By Toni G. Atkins
During the past several years, California has been hit especially hard by extreme weather events, from our historic five-year drought, to floods, record heat, and, most recently, devastating wildfires. Last year’s fires were among the deadliest on record, and this year we saw the largest fire in state history, the Mendocino-Complex. Thousands of firefighters are still battling more than a dozen blazes across the state.
It’s impossible to ignore the connection between these historically intense natural disasters and the unnatural climatic changes behind them. Scientists are increasingly certain that it’s no coincidence, and they’ve been warning us for years that we’re likely to experience even worse disasters unless we get serious about climate change.
Fortunately, California has taken these threats to heart. We’ve long been a leader in clean energy, energy efficiency, and pollution reduction. September brought a few important milestones for California’s climate leadership.
Gov. Jerry Brown played host to the Global Climate Action Summit in San Francisco, bringing together public- and private-sector leaders from around the world to step up our commitment to climate action. Senate Democrats were center stage after passing some of the strongest clean energy and climate policies in the nation – and the world – including making California the first major economy on the planet to commit to 100 percent clean energy by 2045.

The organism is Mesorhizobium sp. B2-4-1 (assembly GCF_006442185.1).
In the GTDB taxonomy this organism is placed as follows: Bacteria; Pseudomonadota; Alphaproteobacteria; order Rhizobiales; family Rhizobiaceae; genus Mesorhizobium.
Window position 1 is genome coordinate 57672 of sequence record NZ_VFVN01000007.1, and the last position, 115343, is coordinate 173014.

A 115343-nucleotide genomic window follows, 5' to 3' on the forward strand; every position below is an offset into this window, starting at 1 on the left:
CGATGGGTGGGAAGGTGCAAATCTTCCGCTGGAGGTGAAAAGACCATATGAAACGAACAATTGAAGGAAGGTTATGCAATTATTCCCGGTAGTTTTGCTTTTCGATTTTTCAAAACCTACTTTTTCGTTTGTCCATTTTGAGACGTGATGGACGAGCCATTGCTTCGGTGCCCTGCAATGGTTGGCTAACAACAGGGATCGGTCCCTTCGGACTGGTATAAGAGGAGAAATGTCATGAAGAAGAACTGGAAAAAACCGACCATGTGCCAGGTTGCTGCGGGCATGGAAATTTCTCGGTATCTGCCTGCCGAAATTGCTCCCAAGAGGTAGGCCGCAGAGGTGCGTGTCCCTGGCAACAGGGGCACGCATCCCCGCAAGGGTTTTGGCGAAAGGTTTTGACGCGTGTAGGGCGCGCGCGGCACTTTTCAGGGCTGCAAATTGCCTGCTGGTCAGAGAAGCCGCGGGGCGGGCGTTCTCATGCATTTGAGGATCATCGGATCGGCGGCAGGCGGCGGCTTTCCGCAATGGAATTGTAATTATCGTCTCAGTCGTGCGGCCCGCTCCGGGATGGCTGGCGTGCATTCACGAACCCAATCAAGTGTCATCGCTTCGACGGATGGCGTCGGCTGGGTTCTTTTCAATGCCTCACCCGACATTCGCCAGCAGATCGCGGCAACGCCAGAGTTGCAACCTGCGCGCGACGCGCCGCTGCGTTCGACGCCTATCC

Despite the recent climate-related chaos we’ve experienced here and across the nation – and the increasingly dire warnings from scientists at the Summit – it was hard not to feel hopeful about the future surrounded by so many innovative thinkers and leaders. Among the many brilliant speakers and important perspectives represented at the summit, a couple stood out to me as particularly important.
Richard Trumka – a third-generation coal miner and president of the AFL-CIO, the largest labor union in America – had a powerful message for the audience, and one that anyone who cares about climate change should heed: If climate solutions don’t lift up working people, including coal miners, we will never have the coalition necessary to make meaningful change. He argued that, important as they are, the abstract benefits of climate action don’t pay the bills or put food on the table for working families. It’s a lesson in raw politics that can’t be ignored, and it resonated with me in particular, as the daughter of a coal miner myself.
Fortunately, California has shown that climate action is also about job creation – with more than 500,000 clean-energy jobs, we’re helping families thrive while also cutting the pollution that warms the planet and drives extreme weather. Now, we have to export that winning recipe to Washington, and then the world.
Another important takeaway for me was the connection between climate action and women’s empowerment. Around the world, women bear the brunt of climate change in many ways. If we want to solve this problem, we need to empower women to lead and find solutions that improve quality of life for everyone.
There are countless other lessons to be learned, and perhaps more than anything, I appreciated the way this event brought together so many people from diverse backgrounds, including elected officials from every level of government and from every corner of the planet, to industry leaders in transportation, health care, and retail.
We have a long road ahead of us to prevent the worst impacts of climate change, but some of the brightest minds in the world are hard at work finding solutions, and for a week, at least, we had the honor of hosting them in California.
—Toni G. Atkins represents the 39th District in the California Senate. Follow her on Twitter @SenToniAtkins.